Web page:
Flushing the Tank
This is especially important at the end of the season, as corrosion usually occurs while the system is sitting idle. Depending on the water source, many times shore water will be very hard water. Lime deposits and other minerals can build up in the tank and particularly the lines, which can cause very inconvenient failures.
Therefore, regular system flushing is usually recommended every six months, whether the RV has been used or not.
Keep the Tank Full of Water
Many RV owners have learned to keep the RVs electric water heater tank full when the RV is moving. This is often due to the issue of connecting to shore power.
When campers arrive at a campsite, often the first task is connecting to the 30 amp power supply. This automatically turns on the appliances inside the camper (that have no on/off switch), such as the water heater.
As mentioned earlier, in these electric water heaters, a large wire called an anode heats up to several hundred degrees. In normal operation, this heats the water surrounding the anode, producing hot water. However, if the tank is empty the anode cannot dissipate the heat and will usually burn out, leaving the RV without hot water.
Replace the Anodes Annually
In contrast to residential homes, it is recommended to RV owners to replace the water heater anodes annually.
In a residential electric water heater, these anodes can last for years. In RVs however, if these anodes can fail due to corrosion leaving the campers inconveniently without hot water. Therefore, it is recommended to replace these anodes annually to ensure the RV has hot water when it’s needed.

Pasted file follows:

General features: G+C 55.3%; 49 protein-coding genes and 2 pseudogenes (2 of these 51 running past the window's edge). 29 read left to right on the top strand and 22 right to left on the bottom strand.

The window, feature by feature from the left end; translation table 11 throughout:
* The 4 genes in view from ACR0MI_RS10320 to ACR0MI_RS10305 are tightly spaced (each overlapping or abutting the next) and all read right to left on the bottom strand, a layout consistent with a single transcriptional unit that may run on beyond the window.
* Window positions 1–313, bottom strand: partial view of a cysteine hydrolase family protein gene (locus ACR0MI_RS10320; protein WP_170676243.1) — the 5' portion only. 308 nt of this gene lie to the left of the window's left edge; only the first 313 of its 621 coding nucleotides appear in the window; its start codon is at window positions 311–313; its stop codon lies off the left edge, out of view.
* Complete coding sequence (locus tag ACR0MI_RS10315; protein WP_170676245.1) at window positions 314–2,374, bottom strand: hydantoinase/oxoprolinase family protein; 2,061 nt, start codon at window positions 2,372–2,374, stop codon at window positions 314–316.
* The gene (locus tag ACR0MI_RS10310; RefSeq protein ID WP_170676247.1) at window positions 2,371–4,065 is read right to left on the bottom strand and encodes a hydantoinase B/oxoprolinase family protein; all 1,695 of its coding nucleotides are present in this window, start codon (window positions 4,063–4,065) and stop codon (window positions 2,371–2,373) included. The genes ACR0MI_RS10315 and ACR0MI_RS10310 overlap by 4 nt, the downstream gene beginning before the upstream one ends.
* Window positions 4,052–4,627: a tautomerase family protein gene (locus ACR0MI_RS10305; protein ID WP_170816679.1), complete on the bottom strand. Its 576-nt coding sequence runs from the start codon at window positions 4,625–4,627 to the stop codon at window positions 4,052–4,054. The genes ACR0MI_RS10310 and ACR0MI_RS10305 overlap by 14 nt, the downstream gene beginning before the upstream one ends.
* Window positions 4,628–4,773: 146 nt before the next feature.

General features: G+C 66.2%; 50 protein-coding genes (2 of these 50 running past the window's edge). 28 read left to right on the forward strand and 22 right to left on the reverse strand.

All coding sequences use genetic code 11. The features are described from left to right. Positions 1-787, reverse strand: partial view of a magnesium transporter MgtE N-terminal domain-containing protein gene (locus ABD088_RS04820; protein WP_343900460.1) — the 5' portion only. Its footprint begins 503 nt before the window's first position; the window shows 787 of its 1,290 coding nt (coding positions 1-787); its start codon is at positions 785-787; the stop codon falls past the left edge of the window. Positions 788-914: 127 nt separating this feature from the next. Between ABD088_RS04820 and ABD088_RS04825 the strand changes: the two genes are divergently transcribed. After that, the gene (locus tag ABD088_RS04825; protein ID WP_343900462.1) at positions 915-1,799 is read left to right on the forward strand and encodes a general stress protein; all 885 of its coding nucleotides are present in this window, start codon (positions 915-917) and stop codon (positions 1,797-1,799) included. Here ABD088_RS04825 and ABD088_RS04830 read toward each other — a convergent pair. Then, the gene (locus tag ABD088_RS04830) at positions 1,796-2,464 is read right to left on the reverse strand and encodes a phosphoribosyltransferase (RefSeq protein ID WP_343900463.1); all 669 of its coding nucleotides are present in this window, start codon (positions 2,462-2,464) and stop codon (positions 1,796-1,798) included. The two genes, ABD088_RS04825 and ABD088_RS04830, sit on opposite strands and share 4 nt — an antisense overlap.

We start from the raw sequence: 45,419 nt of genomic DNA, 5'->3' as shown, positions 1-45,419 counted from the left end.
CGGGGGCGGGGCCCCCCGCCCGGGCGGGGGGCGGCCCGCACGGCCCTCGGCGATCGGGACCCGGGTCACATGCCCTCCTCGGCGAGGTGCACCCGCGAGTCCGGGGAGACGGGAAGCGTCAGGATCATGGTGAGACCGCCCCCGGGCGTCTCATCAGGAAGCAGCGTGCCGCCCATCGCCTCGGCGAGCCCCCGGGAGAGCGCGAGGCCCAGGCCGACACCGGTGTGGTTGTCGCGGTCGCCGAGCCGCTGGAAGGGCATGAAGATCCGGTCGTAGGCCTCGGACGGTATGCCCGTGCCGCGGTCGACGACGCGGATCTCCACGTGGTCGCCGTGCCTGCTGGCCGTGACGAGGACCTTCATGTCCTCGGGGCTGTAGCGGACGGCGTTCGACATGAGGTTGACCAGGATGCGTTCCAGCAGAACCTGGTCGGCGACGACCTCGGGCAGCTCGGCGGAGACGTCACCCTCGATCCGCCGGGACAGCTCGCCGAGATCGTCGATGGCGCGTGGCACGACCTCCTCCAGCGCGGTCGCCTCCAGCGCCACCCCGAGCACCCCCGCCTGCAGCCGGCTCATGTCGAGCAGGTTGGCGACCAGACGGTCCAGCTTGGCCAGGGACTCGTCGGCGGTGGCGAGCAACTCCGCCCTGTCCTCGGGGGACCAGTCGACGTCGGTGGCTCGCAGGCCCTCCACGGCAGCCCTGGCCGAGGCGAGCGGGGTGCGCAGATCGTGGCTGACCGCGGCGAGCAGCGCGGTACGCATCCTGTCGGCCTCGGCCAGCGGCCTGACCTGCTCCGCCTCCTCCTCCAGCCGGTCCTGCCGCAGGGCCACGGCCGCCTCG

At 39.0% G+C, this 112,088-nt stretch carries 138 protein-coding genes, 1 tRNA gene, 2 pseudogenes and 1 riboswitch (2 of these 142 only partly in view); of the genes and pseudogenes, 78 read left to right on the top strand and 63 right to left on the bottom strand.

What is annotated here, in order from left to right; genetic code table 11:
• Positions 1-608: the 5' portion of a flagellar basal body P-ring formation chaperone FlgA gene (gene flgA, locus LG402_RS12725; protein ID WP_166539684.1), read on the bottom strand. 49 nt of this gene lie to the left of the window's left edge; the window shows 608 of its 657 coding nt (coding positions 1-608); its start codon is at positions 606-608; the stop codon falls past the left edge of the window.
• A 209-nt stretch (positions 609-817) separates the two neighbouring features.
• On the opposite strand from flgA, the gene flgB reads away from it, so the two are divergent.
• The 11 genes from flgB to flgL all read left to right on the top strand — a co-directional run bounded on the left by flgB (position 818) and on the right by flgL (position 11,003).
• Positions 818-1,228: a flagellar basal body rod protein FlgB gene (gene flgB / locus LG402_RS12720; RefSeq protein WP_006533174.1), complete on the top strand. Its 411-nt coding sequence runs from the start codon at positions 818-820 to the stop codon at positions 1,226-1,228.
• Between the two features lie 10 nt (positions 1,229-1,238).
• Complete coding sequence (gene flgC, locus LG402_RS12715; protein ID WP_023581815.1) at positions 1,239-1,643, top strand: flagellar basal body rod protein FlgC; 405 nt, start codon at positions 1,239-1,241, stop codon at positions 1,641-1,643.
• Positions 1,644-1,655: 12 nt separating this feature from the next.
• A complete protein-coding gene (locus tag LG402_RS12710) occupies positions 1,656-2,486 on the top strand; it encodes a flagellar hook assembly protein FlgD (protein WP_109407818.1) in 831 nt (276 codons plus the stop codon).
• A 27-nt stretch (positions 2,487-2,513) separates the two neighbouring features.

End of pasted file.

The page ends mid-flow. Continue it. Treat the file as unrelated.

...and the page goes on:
FAQ RV Water Heaters
Should I Leave My RV Propane Water Heater on All the Time?
It is not recommended to leave a propane powered water heater on all the time, especially when the RV is moving. This is because the gas lines are usually made from flexible materials such as rubber, which can dry rot and leak over time. While the RV is moving, these brittle lines can rupture and cause a dangerous propane gas leak. It is therefore recommended to switch off the propane while the RV is in motion.
Electric water heaters do not have this weakness.
Electric water heaters, unlike propane water heaters, are considered completely safe to operate while the RV is moving or stationary. However, the water heater should remain full of water.
Will Leaving My RV Water Heater on All the Time Be Expensive?
Any power consumption, whether gas or electricity will result in costs. However, RV owners tend to want to be comfortable, so many consider the additional expense worth the creature comfort it provides.
However, for those looking to camp on a budget, turning off the water heater anytime it is not in use will result in cost savings.
Will Leaving My RV Hot Water Heater on Wear It Out?
Although any gas or electrical component will eventually wear out the more it is used it is not typically considered a concern. This is because propane gas water heaters really have no moving parts, which tend to wear out first. These water heaters depend on a pilot light to ignite the burners under the tank, so parts tend to last a while.
Electric water heaters however, will suffer considerably more wear due to the constant heating and cooling of the anodes. This is why it was recommended earlier to replace the anodes annually.
Having a reliable water heater, whether it is gas or electric, is one of the better decisions you can make for your RV. In addition to installing a water softener for your RV, which is super easy, having the best water heater will ensure you will reliably have hot water when you need it.
Nick Lopresti is the founder of YourH2Home and a home improvement expert. He has years of experience writing about various home improvement topics, mostly as it pertains to water systems.